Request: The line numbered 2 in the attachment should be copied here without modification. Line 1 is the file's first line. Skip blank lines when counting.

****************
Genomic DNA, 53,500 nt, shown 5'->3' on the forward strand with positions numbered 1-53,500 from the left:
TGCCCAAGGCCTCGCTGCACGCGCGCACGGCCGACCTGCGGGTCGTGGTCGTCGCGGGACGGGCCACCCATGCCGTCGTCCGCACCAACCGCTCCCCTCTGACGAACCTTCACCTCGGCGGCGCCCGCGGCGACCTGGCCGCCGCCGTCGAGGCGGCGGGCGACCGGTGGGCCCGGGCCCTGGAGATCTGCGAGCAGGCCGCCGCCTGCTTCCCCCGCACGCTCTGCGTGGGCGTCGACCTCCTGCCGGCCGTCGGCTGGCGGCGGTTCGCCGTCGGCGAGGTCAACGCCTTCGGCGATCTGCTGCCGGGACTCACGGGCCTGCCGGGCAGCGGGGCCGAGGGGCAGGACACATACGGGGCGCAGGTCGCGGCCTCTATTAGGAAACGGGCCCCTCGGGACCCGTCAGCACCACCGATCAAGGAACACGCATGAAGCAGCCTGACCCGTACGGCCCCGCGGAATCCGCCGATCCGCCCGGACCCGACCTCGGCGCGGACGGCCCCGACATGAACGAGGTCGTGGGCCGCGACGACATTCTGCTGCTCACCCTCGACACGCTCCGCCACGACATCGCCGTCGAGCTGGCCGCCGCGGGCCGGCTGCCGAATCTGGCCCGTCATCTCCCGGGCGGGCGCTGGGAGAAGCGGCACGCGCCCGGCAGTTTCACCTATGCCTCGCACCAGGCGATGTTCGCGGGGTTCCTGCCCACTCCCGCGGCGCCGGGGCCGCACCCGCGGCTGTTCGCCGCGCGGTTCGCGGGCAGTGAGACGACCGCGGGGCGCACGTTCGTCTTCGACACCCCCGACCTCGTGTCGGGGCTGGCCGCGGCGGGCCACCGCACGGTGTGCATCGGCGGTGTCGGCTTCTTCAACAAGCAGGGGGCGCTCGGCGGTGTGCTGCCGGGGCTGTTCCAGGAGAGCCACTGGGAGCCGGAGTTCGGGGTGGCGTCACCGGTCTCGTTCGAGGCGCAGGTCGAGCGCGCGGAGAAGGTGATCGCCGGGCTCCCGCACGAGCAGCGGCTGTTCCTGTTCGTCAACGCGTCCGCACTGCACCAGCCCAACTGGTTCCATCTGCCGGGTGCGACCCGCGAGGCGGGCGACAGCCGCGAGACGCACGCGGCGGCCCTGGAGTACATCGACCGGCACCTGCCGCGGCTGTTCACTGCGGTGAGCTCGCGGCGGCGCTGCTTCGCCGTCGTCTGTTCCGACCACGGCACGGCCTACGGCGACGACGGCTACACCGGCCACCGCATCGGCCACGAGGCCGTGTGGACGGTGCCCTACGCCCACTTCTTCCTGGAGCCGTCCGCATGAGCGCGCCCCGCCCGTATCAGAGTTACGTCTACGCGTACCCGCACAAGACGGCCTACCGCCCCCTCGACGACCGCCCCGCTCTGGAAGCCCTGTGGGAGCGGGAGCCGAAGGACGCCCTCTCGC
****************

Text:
TGCCCAAGGCCTCGCTGCACGCGCGCACGGCCGACCTGCGGGTCGTGGTCGTCGCGGGACGGGCCACCCATGCCGTCGTCCGCACCAACCGCTCCCCTCTGACGAACCTTCACCTCGGCGGCGCCCGCGGCGACCTGGCCGCCGCCGTCGAGGCGGCGGGCGACCGGTGGGCCCGGGCCCTGGAGATCTGCGAGCAGGCCGCCGCCTGCTTCCCCCGCACGCTCTGCGTGGGCGTCGACCTCCTGCCGGCCGTCGGCTGGCGGCGGTTCGCCGTCGGCGAGGTCAACGCCTTCGGCGATCTGCTGCCGGGACTCACGGGCCTGCCGGGCAGCGGGGCCGAGGGGCAGGACACATACGGGGCGCAGGTCGCGGCCTCTATTAGGAAACGGGCCCCTCGGGACCCGTCAGCACCACCGATCAAGGAACACGCATGAAGCAGCCTGACCCGTACGGCCCCGCGGAATCCGCCGATCCGCCCGGACCCGACCTCGGCGCGGACGGCCCCGACATGAACGAGGTCGTGGGCCGCGACGACATTCTGCTGCTCACCCTCGACACGCTCCGCCACGACATCGCCGTCGAGCTGGCCGCCGCGGGCCGGCTGCCGAATCTGGCCCGTCATCTCCCGGGCGGGCGCTGGGAGAAGCGGCACGCGCCCGGCAGTTTCACCTATGCCTCGCACCAGGCGATGTTCGCGGGGTTCCTGCCCACTCCCGCGGCGCCGGGGCCGCACCCGCGGCTGTTCGCCGCGCGGTTCGCGGGCAGTGAGACGACCGCGGGGCGCACGTTCGTCTTCGACACCCCCGACCTCGTGTCGGGGCTGGCCGCGGCGGGCCACCGCACGGTGTGCATCGGCGGTGTCGGCTTCTTCAACAAGCAGGGGGCGCTCGGCGGTGTGCTGCCGGGGCTGTTCCAGGAGAGCCACTGGGAGCCGGAGTTCGGGGTGGCGTCACCGGTCTCGTTCGAGGCGCAGGTCGAGCGCGCGGAGAAGGTGATCGCCGGGCTCCCGCACGAGCAGCGGCTGTTCCTGTTCGTCAACGCGTCCGCACTGCACCAGCCCAACTGGTTCCATCTGCCGGGTGCGACCCGCGAGGCGGGCGACAGCCGCGAGACGCACGCGGCGGCCCTGGAGTACATCGACCGGCACCTGCCGCGGCTGTTCACTGCGGTGAGCTCGCGGCGGCGCTGCTTCGCCGTCGTCTGTTCCGACCACGGCACGGCCTACGGCGACGACGGCTACACCGGCCACCGCATCGGCCACGAGGCCGTGTGGACGGTGCCCTACGCCCACTTCTTCCTGGAGCCGTCCGCATGAGCGCGCCCCGCCCGTATCAGAGTTACGTCTACGCGTACCCGCACAAGACGGCCTACCGCCCCCTCGACGACCGCCCCGCTCTGGAAGCCCTGTGGGAGCGGGAGCCGAAGGACGCCCTCTCGC